President Trump on Friday suggested on Twitter he didn't call places including Africa, El Salvador, and Haiti "shitholes" during a conversation about immigration with lawmakers — even though people in the room said he did just that.
Trump's attempt to walk back the comments came after intense criticism that his remarks were racist.
In a rambling Twitter rant on Friday, Trump confusingly claimed it was "not the language used" and said he "never said anything derogatory about Haitians other than Haiti is, obviously, a very poor and troubled country."
But Trump stopped short of a full denial. And at a Friday signing of a proclamation for the upcoming Martin Luther King Jr. federal holiday, he refused to answer shouted questions such as, "Mr. President, will you give an apology for the statement yesterday? Mr President, did you refer to African nations as shitholes? Mr President, are you a racist?"
A White House spokesperson on Thursday night also didn't deny Trump had used the word "shitholes," putting out a statement that simply said "President Trump will always fight for the American people."
Several lawmakers who were in the meeting discussed the controversy on Friday.
Democratic Sen. Dick Durbin, who was in the room with Trump when he made the remark, said that Trump did use "vile, vulgar" language including the word "shithole."
"He said those hateful things, and he said them repeatedly," the senator said, calling the comments "heartbreaking."
Sen. Tim Scott told the Post and Courier that Sen. Lindsay Graham, who was at the meeting, told him the comments attributed to Trump are “basically accurate.”
“If that comment is accurate, the comment is incredibly disappointing,” Scott said, without seeming to explain how he couldn't "recall" the comment. “We ought not to disparage any other nation, frankly."
But Senators David Perdue and Tom Cotton, who were also in the meeting, issued a joint statement saying they "do not recall" the comments.
"In regards to Senator Durbin’s accusation, we do not recall the President saying these comments specifically but what he did call out was the imbalance in our current immigration system, which does not protect American workers and our national interest," the statement read.
After a long public silence on the controversy, Graham said Friday, “Following comments by the President, I said my piece directly to him yesterday."
"The President and all those attending the meeting know what I said and how I feel," he continued. “I appreciate Senator Durbin’s statements and have enjoyed working with him and many others on this important issue.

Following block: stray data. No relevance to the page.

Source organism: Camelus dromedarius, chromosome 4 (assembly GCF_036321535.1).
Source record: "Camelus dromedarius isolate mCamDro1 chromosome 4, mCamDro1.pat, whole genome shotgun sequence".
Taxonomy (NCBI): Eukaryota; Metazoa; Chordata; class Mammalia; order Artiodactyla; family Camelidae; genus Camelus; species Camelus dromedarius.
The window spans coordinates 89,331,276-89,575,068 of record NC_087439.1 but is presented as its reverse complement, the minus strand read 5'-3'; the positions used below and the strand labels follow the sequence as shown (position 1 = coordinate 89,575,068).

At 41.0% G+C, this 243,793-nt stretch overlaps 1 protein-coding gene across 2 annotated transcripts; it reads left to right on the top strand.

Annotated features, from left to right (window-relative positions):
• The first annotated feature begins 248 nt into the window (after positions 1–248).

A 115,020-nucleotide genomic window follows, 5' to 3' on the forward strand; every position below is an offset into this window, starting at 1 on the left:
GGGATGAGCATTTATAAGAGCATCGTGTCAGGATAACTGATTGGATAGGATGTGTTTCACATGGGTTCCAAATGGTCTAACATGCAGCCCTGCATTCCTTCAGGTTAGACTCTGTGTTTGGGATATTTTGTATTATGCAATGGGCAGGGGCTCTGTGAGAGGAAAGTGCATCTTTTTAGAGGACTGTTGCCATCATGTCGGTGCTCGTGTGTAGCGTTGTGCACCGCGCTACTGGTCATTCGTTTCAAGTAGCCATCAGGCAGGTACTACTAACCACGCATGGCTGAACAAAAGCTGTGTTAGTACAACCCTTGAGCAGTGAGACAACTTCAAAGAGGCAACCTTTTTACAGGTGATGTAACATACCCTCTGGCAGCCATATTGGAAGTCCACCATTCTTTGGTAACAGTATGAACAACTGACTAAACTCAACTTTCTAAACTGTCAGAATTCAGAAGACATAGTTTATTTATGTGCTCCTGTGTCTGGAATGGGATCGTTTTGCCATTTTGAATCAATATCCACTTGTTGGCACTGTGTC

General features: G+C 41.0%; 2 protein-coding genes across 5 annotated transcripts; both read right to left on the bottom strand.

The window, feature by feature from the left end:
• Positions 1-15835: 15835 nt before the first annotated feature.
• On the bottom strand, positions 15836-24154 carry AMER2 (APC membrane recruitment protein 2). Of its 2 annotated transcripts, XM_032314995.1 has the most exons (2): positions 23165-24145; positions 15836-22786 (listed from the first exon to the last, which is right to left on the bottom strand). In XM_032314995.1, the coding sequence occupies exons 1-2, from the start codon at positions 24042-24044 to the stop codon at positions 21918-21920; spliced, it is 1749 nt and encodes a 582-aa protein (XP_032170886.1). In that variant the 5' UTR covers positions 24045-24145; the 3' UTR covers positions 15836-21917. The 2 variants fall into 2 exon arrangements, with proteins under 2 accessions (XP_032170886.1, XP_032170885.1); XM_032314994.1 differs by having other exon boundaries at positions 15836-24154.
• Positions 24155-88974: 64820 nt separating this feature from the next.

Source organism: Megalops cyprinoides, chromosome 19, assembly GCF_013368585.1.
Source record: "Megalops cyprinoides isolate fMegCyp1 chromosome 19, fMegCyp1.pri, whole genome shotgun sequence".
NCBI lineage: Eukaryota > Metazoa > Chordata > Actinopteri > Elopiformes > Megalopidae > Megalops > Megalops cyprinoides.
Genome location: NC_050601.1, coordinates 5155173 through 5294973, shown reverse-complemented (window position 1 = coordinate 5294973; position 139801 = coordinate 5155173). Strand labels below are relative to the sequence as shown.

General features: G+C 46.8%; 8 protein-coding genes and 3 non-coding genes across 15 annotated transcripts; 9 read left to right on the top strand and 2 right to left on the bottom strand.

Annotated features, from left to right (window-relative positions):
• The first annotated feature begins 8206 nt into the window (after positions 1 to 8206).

Republican Sen. Jeff Flake of Arizona said Friday that Trump's words were "related to me directly following the meeting by those in attendance." He said the comments "were not 'tough,' they were abhorrent and repulsive."
Trump reportedly made the comments while lawmakers were discussing restoring temporary protection status for immigrants, such as those from El Salvador, who had their status removed this week.
The Trump administration has been discussing the possibility of a deal addressing the immigration status of hundreds of thousands of young immigrants under the Deferred Action for Childhood Arrivals program, or DACA, as well as increased security at the border.
Trump has said a deal that does not include funding for a wall along the southern border would be rejected.
Thursday evening, there were reports of a tentative deal reached between Republicans and Democrats, which would fund President Trump’s promised border wall while allowing hundreds of thousands of undocumented people to remain in the country.
But Trump on Friday morning blasted the deal as a "big step backwards." Here's his full and confusing tweetstorm in order. (The article picks up after it.)
According to a source familiar with the meeting, cited by CNN's Jake Tapper, Trump was specifically calling African nations "shitholes."
In terms of Haitians, Trump said, "Haitians? Why do we need more Haitians? Take them out," — as in, take them out of the deal.
Speaking at an event Friday, Republican Speaker of the House Paul Ryan called Trump's rhetoric "very unfortunate" and "unhelpful," calling immigration "a thing to celebrate."
Meanwhile, a human rights spokesperson with the United Nations said on Friday morning that the comment could "potentially damage and disrupt the lives of many people."
"If confirmed, these are shocking and shameful comments from the president of the United States," Rupert Colville told reporters in Geneva. "I'm sorry, but there is no other word for this but racist."
"You cannot dismiss entire countries and continents as 'shitholes,'" he said, adding that the comment "legitimizes the targeting of people based on who they are."
"This isn't just a story about vulgar language, it's about opening the door to humanity's worst side," he said.
The government of Haiti said in a statement it was “deeply shocked and outraged” by Trump’s remark — and called it “racist.”
“These insulting and reprehensible statements in no way reflect the virtues of wisdom, restraint and discernment that must be cultivated by any high political authority,” the statement said, adding that Trump's remark “reflects a totally erroneous and racist view of the Haitian community and its contribution to the United States.”
In Botswana, the government summoned the US ambassador to "express its displeasure" at the comments.
"The Botswana Government has also enquired from the US Government through the Ambassador to clarify if Botswana is regarded as a 'shithole' country given that there are Botswana nationals residing in the US, and also that some of Batswana [sic] may wish to visit the US," read a press release published on Friday.
Sen. David Perdue released a joint statement with Sen. Tom Cotton. A previous version of this post incorrectly said Sen. Tim Scott released the statement with Cotton.